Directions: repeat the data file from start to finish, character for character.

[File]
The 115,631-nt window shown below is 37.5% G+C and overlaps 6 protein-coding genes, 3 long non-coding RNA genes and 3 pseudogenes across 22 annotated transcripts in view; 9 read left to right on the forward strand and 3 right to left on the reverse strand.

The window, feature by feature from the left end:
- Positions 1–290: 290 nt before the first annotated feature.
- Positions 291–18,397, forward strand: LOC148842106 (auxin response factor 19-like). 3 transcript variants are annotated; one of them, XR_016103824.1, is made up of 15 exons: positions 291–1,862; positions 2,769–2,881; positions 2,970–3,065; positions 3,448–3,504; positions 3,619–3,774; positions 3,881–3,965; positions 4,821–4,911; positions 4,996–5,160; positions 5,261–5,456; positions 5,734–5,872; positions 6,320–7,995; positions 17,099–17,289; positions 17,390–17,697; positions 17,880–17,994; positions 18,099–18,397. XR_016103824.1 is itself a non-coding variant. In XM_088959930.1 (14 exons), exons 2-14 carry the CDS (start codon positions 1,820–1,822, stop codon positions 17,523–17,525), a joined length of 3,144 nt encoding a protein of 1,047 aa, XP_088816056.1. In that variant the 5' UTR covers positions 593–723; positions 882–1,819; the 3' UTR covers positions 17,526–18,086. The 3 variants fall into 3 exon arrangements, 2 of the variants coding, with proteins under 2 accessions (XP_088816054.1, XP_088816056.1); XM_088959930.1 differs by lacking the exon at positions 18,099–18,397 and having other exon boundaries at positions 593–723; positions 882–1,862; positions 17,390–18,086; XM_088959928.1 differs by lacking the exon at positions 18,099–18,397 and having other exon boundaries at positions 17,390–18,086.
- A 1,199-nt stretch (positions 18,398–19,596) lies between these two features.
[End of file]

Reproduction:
The 115,631-nt window shown below is 37.5% G+C and overlaps 6 protein-coding genes, 3 long non-coding RNA genes and 3 pseudogenes across 22 annotated transcripts in view; 9 read left to right on the forward strand and 3 right to left on the reverse strand.

The window, feature by feature from the left end:
- Positions 1–290: 290 nt before the first annotated feature.
- Positions 291–18,397, forward strand: LOC148842106 (auxin response factor 19-like). 3 transcript variants are annotated; one of them, XR_016103824.1, is made up of 15 exons: positions 291–1,862; positions 2,769–2,881; positions 2,970–3,065; positions 3,448–3,504; positions 3,619–3,774; positions 3,881–3,965; positions 4,821–4,911; positions 4,996–5,160; positions 5,261–5,456; positions 5,734–5,872; positions 6,320–7,995; positions 17,099–17,289; positions 17,390–17,697; positions 17,880–17,994; positions 18,099–18,397. XR_016103824.1 is itself a non-coding variant. In XM_088959930.1 (14 exons), exons 2-14 carry the CDS (start codon positions 1,820–1,822, stop codon positions 17,523–17,525), a joined length of 3,144 nt encoding a protein of 1,047 aa, XP_088816056.1. In that variant the 5' UTR covers positions 593–723; positions 882–1,819; the 3' UTR covers positions 17,526–18,086. The 3 variants fall into 3 exon arrangements, 2 of the variants coding, with proteins under 2 accessions (XP_088816054.1, XP_088816056.1); XM_088959930.1 differs by lacking the exon at positions 18,099–18,397 and having other exon boundaries at positions 593–723; positions 882–1,862; positions 17,390–18,086; XM_088959928.1 differs by lacking the exon at positions 18,099–18,397 and having other exon boundaries at positions 17,390–18,086.
- A 1,199-nt stretch (positions 18,398–19,596) lies between these two features.